Coordination of benefits

Coordination of benefits between standard insurance plans and managed-care plans is subject to whatever state regulations exist.

by Carol Tekavec, RDH

Coordination of benefits between standard insurance plans and managed-care plans is subject to whatever state regulations exist. Unfortunately, there are few definitive guidelines to follow. Each carrier must know about the existence of the other plan when reporting claims (Line 14, ADA Dental Claim Form, 1994 version; Line 31, ADA Dental Claim Form, 2000 version).

You also must review any office network-provider contracts for individual contract responsibilities. If a dentist signs on to be a provider for a particular plan, he or she is bound by the rules of that contract. Generally speaking:

1. The plan that covers the patient directly is in the first position. The patient is the employee of the business providing the plan. A spouse's plan is in the secondary position.

2. Some plans are "nonduplication of benefits plans. That means they will never pay when they are in the secondary position. "Maintenance of benefits" plans may pay in the secondary position if the primary plan does not cover the service.

3. Indemnity plans typically only pay toward the actual cost charged to the patient, regardless of the "regular" fee of the dentist. For example: Dr. Jones is a contract provider for XYZ Managed Care plan with a monthly capitation payment of $10 per person. An XYZ plan patient pays $200 for a porcelain-fused-to-high-noble metal crown (D2750), not $700. An indemnity plan in the secondary position normally will consider only the $200 fee actually charged to the patient as eligible for any additional benefits.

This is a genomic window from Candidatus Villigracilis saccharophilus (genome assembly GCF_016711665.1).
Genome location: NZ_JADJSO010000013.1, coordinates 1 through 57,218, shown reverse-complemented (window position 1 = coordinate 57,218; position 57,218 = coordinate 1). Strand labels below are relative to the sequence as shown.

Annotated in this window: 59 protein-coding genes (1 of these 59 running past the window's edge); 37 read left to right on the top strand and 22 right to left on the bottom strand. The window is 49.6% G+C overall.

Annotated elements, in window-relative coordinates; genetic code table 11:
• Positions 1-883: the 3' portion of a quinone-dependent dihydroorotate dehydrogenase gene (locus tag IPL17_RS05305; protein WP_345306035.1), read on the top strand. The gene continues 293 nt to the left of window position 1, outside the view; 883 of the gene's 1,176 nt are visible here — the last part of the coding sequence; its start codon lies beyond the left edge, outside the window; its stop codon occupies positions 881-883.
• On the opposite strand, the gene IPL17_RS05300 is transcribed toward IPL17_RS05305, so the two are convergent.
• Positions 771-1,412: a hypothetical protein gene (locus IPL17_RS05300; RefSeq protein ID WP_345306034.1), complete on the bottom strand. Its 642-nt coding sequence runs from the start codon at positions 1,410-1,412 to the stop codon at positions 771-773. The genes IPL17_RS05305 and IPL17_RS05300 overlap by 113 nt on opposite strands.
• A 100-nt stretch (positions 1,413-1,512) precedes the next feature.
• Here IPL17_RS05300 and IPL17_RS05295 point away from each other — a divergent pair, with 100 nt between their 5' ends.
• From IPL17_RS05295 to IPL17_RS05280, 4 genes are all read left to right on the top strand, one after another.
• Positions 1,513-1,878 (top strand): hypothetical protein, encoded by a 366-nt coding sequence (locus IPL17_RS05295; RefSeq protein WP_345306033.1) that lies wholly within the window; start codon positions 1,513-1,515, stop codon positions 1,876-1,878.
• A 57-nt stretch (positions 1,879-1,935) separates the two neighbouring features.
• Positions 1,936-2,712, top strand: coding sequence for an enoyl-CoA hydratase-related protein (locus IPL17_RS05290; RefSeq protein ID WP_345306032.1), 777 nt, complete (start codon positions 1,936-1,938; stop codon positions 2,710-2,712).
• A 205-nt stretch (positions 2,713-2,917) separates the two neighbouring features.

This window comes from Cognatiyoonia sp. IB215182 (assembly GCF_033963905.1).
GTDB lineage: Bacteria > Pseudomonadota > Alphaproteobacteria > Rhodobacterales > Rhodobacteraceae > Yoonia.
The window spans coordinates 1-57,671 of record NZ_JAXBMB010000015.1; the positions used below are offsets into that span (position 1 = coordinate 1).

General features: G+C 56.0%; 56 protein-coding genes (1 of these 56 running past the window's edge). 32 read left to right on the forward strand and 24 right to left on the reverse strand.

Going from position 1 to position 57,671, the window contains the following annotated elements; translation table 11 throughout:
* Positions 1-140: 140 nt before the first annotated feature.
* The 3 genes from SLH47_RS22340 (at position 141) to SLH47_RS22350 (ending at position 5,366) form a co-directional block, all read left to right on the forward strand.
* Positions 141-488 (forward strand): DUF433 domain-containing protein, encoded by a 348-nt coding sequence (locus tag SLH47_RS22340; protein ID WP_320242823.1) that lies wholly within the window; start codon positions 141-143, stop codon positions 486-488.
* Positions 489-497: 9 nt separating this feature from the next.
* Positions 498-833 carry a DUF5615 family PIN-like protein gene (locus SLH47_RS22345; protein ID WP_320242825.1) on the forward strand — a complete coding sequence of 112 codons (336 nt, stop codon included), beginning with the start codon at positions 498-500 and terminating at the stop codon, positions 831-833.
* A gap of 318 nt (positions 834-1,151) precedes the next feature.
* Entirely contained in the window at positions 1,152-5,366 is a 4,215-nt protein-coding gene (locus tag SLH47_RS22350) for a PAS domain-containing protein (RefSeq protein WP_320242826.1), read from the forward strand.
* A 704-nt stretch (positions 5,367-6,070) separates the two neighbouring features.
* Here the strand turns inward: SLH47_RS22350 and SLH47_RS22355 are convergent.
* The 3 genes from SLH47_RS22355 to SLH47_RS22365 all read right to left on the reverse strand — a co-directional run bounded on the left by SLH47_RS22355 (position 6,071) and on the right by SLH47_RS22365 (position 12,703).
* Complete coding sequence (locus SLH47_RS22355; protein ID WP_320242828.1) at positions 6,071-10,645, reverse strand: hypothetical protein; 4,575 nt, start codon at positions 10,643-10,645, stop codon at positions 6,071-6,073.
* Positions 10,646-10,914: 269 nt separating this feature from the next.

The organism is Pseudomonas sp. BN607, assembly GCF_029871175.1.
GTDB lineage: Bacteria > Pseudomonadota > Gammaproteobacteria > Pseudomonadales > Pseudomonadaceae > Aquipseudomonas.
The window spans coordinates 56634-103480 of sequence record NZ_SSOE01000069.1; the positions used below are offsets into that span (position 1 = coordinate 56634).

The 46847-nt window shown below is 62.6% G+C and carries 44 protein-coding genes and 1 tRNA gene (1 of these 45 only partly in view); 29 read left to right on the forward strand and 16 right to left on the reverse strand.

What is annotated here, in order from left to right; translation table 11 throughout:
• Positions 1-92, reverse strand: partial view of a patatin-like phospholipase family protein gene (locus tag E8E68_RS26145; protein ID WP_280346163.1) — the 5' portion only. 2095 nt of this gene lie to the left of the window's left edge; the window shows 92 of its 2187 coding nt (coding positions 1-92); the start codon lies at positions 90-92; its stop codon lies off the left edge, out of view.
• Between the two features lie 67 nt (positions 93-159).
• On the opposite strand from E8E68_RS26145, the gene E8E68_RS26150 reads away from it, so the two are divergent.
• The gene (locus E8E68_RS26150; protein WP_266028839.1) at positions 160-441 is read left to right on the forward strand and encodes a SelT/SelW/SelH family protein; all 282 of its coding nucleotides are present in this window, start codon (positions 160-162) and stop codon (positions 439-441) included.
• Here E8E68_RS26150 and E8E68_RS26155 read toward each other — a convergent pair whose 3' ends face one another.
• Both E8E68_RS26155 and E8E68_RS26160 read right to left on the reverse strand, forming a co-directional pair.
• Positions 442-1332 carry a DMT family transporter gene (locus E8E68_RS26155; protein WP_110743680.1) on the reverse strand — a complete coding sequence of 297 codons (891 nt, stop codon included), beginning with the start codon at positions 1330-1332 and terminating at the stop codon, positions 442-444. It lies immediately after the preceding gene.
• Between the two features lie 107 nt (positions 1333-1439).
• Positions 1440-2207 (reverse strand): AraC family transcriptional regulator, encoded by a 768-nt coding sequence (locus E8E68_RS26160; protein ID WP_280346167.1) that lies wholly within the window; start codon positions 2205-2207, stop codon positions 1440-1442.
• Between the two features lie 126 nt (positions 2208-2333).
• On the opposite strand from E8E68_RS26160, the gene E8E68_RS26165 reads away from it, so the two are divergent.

4. Coordination of benefits is generally not applicable if the insured person receives treatment from a nonparticipating dentist under a managed-care plan. For example: Dr. Jones is not a contract dentist for XYZ Managed Care. His patient, Mrs. Smith, belongs to XYZ Managed Care and has additional coverage under ABC Indemnity. No reduced fee can be required of Dr. Jones because he is not a contract dentist for XYZ, but a claim can be filed with ABC Indemnity on behalf of Mrs. Smith.

5. If a managed-care plan is secondary, the office should submit the claim to the standard indemnity plan first. If the primary, standard indemnity plan pays more than the contractual payment required by the managed-care plan, the dentist may waive that payment. For example: Dr. Jones is a contract dentist for XYZ Managed Care. His patient, Mrs. Smith, belongs to XYZ Managed Care in the secondary position, but has a standard indemnity plan, ABC Indemnity, in the primary position. Dr. Jones' normal fee for a D2750, Crown — Porcelain-Fused-to High-Noble-Metal, is $700. His fee under the XYZ Managed Care fee schedule is $200. ABC Indemnity will pay 50 percent of its fee schedule ($650), which is $325. XYZ Managed Care stipulates a fee of $200 to be paid by the patient for a D2750. In this case, Dr. Jones could conceivably waive the additional balance of $375. (This is something that most patients would want to have happen, but most dentists would not want to do. The dentist's contract should be consulted prior to treatment.)

If a balance will remain, patients must know in advance that they will be required to pay it. A written, patient-signed estimate of the total fee, emphasizing the patient's responsibility is a must. Dr. Jones also could ask patients to pay the $200 that they normally would have been responsible for under the XYZ Managed Care Plan. In this scenario, the patient would not be paying out of pocket more than the managed-care fee, but the dentist would only be "discounting" $175, rather than $375.

Carol Tekavec, RDH, is the author of a new insurance-coding manual, co-designer of a dental chart, and a national lecturer with the ADA Seminar Series. Contact her at (800) 548-2164 or visit her Web site at www.steppingstonetosuccess.com.

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